Scientists at the University of North Carolina have taken a huge step forward with regard to battling a rare brain tumor by using regular skin cells. The skin cells are actually being turned into hunters as they are injected into a particular part of the brain and they are able to track the cancer cells and destroy them.
This research and experimentation is building on 2007 technology that allows scientists to turn certain skin cells, called fibroblasts, into cancer hunting stem cells. This is the very first time that this technology has been put to direct use specifically to battle cancerous brain tumors.
Shaun Hingtgen, Ph.D., lead author on the study, said that, ” Our work represents the newest evolution of the stem cell technology that won a Nobel Prize back in 2012.”
The specific type of brain tumors that the skin cell stem cells are fighting are known as glioblastomas. They are extremely rare and only three out of every ten patients who are afflicted with them live past more than two years or so. Even if the tumor is successfully removed by surgery, the survival rate still remains pretty low. The tumors are almost impossible to get to and they have tendrils that stretch an attack all parts of the brain.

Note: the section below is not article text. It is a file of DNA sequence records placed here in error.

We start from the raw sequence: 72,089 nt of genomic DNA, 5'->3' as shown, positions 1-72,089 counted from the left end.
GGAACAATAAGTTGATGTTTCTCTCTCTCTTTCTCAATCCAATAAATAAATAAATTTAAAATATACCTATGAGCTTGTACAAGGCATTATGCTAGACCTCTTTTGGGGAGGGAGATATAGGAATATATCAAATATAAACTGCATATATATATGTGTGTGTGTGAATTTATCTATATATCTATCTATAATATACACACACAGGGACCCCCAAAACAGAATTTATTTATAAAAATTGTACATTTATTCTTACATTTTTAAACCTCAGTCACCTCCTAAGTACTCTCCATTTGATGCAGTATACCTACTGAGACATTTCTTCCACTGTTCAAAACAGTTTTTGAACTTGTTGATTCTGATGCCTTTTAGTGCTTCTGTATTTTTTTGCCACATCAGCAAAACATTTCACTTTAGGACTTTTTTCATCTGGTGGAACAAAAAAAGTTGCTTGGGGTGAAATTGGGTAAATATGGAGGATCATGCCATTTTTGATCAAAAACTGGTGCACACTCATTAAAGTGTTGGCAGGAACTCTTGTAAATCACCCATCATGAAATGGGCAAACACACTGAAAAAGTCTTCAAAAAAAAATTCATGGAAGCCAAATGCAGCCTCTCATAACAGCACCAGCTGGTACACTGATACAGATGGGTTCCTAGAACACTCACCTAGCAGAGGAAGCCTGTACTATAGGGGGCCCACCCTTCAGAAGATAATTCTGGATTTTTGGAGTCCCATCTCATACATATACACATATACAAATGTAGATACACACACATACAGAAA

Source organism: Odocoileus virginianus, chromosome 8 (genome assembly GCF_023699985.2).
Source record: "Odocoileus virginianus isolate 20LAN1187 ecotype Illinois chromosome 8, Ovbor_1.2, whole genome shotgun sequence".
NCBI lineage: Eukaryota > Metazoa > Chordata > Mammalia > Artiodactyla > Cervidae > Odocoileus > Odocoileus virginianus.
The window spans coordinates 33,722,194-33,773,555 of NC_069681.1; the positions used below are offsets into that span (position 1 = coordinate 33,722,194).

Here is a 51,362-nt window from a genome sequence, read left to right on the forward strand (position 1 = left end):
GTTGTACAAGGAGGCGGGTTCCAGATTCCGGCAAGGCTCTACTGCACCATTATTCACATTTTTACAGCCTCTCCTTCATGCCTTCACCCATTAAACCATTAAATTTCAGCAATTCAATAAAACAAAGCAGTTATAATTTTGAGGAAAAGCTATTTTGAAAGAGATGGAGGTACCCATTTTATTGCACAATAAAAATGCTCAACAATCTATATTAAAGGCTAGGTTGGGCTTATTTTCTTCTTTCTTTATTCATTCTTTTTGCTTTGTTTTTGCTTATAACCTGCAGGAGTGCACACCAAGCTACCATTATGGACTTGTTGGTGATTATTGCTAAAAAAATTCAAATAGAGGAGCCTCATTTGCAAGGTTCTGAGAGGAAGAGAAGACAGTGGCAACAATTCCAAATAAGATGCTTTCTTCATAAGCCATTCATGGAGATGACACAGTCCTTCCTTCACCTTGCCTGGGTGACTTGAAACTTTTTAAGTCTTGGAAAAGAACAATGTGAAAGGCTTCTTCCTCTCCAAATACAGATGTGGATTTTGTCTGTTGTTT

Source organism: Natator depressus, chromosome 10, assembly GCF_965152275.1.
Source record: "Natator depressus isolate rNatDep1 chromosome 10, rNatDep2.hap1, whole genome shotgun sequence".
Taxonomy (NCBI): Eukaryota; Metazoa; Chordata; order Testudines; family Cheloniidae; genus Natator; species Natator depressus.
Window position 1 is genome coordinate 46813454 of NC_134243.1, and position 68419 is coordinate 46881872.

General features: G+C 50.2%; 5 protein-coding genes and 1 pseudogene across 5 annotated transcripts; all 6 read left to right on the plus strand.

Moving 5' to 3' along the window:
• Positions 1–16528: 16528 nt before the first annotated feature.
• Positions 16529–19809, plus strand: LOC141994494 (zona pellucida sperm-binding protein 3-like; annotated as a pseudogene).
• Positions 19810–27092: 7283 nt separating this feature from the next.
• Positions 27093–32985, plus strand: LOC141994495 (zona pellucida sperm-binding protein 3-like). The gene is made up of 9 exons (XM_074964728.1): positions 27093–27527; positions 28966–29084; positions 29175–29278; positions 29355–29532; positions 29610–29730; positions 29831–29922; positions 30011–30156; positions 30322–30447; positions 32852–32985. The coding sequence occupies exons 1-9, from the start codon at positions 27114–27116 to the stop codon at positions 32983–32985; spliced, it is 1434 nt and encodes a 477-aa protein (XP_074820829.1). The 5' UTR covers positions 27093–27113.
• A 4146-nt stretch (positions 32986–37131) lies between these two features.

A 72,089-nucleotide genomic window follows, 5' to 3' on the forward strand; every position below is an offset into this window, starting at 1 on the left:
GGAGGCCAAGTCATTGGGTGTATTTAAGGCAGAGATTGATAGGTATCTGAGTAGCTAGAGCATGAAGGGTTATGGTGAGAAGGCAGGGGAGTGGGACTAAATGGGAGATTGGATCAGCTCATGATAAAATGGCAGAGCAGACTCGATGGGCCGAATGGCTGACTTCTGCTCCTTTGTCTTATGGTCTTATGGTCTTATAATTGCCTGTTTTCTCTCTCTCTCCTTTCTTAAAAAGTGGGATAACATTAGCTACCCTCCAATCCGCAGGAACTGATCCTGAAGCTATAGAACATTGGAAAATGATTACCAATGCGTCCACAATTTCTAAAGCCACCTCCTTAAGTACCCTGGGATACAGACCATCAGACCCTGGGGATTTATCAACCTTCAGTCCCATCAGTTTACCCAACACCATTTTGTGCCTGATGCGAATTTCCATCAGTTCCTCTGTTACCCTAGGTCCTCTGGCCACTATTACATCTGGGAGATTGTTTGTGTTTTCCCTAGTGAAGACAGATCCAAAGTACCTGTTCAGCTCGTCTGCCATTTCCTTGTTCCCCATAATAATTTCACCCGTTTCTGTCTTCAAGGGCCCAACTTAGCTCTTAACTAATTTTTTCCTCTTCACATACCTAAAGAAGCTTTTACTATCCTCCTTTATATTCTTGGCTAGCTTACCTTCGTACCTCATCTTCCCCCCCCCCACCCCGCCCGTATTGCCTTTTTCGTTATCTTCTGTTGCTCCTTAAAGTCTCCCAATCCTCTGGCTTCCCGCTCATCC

The fibroblasts produce connective tissue and can stimulate the production of collagen. Aside from this, the scientists can program the stem cells to produce proteins specifically produced to kill the brain tumors and prevent the spread of the disease. When they performed the experiments with the fibroblasts on mice, the mice had an increased survival rate of more than 220%. For the scientists, they are hoping to discover which current cancer fighting drugs will benefit from the addition of the aggressive stem cell fibroblasts.
Dr. Hingtgen concluded that, “We wanted to find out if these induced neural stem cells would home in on cancer cells and whether they could be used to deliver a therapeutic agent. This is the first time this direct reprogramming technology has been used to treat cancer.”
PHOTO CREDIT: Pixabay